Court martial abused rights

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The Independent Online
Significant changes in the way court martials are conducted in Britain will not end the unfairness of the system, judges at the European Court of Human Rights in Strasbourg were told yesterday.

Revised procedures aimed at reinforcing the independence of the military courts come into force next April. But that will be too late to help Falklands' veteran Alexander Findlay, said John Mackenzie, his lawyer.

Mr Findlay, 35, suffered Post Traumatic Stress Disorder after the battle of Tumbledown in 1982 - but that was overlooked when he was court martialed in 1991 for taking Army colleagues hostage at gunpoint in Northern Ireland. The former Scots Guardsman, who lives in Windsor, Berkshire, is still so traumatised he could not attend yesterday's session. But he accused the Government of breaching his human rights because of the conduct of his court martial.

Mr Mackenzie said that Mr Findlay had been denied a fair hearing before an independent and impartial tribunal, as guaranteed by the Human Rights Convention to which Britain is a signatory. He urged the judges in Strasbourg to find the Government in violation of the convention and to award substantial compensation.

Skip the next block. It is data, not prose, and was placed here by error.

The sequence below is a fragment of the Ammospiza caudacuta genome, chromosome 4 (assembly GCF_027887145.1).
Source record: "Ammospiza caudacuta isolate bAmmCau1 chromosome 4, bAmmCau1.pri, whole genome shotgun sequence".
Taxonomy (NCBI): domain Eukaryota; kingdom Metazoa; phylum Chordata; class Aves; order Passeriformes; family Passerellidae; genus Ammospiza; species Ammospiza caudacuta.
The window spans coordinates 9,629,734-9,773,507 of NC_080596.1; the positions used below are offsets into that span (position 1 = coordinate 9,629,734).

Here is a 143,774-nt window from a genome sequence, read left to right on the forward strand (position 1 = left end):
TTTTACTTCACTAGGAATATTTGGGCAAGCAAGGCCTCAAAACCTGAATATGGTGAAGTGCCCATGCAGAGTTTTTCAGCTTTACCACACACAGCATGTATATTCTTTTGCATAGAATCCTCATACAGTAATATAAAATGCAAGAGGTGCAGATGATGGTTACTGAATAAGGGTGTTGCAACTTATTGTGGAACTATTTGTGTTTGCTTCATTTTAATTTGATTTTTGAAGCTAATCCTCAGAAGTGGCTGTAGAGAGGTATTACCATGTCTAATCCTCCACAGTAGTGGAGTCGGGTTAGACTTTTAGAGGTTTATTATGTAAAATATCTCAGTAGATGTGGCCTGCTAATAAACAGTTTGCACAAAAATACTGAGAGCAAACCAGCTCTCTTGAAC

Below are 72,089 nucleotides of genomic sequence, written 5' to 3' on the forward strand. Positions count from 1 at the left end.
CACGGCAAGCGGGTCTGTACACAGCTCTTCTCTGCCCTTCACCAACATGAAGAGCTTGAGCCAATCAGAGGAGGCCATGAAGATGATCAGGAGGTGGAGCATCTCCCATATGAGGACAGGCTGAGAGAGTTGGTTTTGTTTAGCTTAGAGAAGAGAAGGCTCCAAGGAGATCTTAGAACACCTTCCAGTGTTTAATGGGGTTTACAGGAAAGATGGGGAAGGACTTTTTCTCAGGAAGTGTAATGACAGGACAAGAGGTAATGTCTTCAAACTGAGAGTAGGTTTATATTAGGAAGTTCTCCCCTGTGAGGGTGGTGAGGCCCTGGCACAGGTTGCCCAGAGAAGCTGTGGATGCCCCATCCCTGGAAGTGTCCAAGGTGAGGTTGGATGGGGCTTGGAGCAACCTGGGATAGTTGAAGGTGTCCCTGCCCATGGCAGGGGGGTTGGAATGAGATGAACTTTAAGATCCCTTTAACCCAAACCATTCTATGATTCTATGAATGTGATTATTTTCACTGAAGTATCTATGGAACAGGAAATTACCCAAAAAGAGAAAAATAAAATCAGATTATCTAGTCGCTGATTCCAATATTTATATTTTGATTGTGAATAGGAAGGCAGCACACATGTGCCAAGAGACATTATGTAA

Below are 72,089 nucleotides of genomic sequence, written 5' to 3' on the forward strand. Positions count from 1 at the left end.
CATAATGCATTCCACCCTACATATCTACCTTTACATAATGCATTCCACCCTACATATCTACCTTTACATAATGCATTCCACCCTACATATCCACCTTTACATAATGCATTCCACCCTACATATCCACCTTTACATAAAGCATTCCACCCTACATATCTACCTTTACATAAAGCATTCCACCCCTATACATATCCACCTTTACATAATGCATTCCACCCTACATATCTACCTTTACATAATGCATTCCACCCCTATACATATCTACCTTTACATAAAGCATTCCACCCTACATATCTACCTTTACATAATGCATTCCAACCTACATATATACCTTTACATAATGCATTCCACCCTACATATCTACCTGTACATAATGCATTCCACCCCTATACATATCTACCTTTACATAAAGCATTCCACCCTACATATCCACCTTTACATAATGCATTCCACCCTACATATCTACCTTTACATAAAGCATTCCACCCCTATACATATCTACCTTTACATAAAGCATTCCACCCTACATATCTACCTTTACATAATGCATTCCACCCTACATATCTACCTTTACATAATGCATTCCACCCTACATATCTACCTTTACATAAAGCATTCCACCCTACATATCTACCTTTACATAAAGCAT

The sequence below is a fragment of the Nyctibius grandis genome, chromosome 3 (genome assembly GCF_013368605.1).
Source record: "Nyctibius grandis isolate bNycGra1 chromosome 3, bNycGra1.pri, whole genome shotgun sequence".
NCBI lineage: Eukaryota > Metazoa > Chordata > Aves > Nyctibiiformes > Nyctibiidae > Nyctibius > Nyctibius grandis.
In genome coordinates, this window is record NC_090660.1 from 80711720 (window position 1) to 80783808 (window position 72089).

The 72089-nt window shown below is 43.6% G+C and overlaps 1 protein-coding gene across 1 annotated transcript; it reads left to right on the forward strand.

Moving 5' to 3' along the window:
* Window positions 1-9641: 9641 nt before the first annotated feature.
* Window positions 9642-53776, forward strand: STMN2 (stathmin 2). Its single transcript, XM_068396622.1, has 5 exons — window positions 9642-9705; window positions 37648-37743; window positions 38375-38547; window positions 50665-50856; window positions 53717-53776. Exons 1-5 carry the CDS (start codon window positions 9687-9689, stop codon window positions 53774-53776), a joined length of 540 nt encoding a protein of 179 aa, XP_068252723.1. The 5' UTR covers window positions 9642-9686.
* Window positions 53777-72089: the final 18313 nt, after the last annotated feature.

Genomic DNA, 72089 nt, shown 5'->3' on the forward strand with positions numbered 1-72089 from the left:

The case is just the first in a series of attempts by Army and RAF personnel who have faced a court martial to have the system scrapped as a breach of human rights. If the judges back Mr Findlay, the Ministry of Defence could face dozens of claims and a bill for millions of pounds, even though changes already have Royal Assent.

Mr Findlay pleaded guilty at his court martial to offences committed after a heavy drinking session and was jailed for two years. Mr Mackenzie told the human rights judges that the current court martial procedure could not be deemed a properly constituted court with appropriately trained officials having legal qualifications or experience. The verdict will be delivered next year.